A Hybrid Batch Mode Fault Tolerance Strategy in Desktop Grids

A Hybrid Batch Mode Fault Tolerance Strategy in Desktop Grids

Geeta Rani (Chitkara University, India) and Jyoti Bansal (Baba Farid College of Enggineering & Technology, Bhatinda, India)
Copyright: © 2020 |Pages: 15
DOI: 10.4018/IJNCR.2020040103


Desktop grids make use of unused resources of personal computers provided by volunteers to work as a huge processor and make them available to users that need them. The rate of heterogeneity, volatility, and unreliability is higher in case of a desktop grid in comparison to conventional systems. Therefore, the application of fault tolerance strategies becomes an inevitable requirement. In this article, a hybrid fault tolerance strategy is proposed which works in three phases. First, two phases deal with the task and resource scheduling in which appropriate scheduling decisions are taken in order to select the most suitable resource for a task. Even if any failure occurs, it is then recovered in the third phase by using rescheduling and checkpointing. The proposed strategy is compared against existing hybrid fault tolerance scheduling strategies and ensures a 100% success rate and processor utilization and outperforms by a factor of 3.5%, 0.4%, and 0.1% when turnaround time, throughput, and makespan, respectively, are taken into account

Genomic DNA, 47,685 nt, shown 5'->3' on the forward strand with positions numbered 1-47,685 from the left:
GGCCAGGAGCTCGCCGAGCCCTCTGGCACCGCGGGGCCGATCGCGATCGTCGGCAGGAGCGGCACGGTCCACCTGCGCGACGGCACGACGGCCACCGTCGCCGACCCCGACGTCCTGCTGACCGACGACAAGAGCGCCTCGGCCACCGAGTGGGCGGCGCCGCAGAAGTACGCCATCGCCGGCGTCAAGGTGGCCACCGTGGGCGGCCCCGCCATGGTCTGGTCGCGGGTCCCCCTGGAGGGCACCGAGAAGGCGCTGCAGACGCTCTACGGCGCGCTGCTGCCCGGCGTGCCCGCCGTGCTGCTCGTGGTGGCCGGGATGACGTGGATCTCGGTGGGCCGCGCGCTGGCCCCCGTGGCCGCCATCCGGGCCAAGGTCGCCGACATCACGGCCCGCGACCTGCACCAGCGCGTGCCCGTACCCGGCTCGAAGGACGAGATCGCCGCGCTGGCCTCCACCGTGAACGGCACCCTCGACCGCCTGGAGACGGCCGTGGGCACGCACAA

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2. Review Of Literature

Desktop Grid resources are volatile, dynamic and diverse in nature. Faults are expected to occur due to the unpredictable environment of grid (Zheng & Veeravalli 2009; Lee et al., 2009; Sathya & Babu, 2010). Various fault handling strategies are designed to handle failures without affecting the quality of service (QoS). Fault handling strategies can be pro-active or post-active based upon whether faults are handled before or after job execution

Proactive fault tolerance strategies handle the failures before the execution of the task and scheduled with the expectation that task will never fail. Proactive strategies need information concerning i.e. grid tasks, resources, fault types, fault occurrence etc. for effective scheduling. Based on the available information, the decisions to handle the probable failures are taken.

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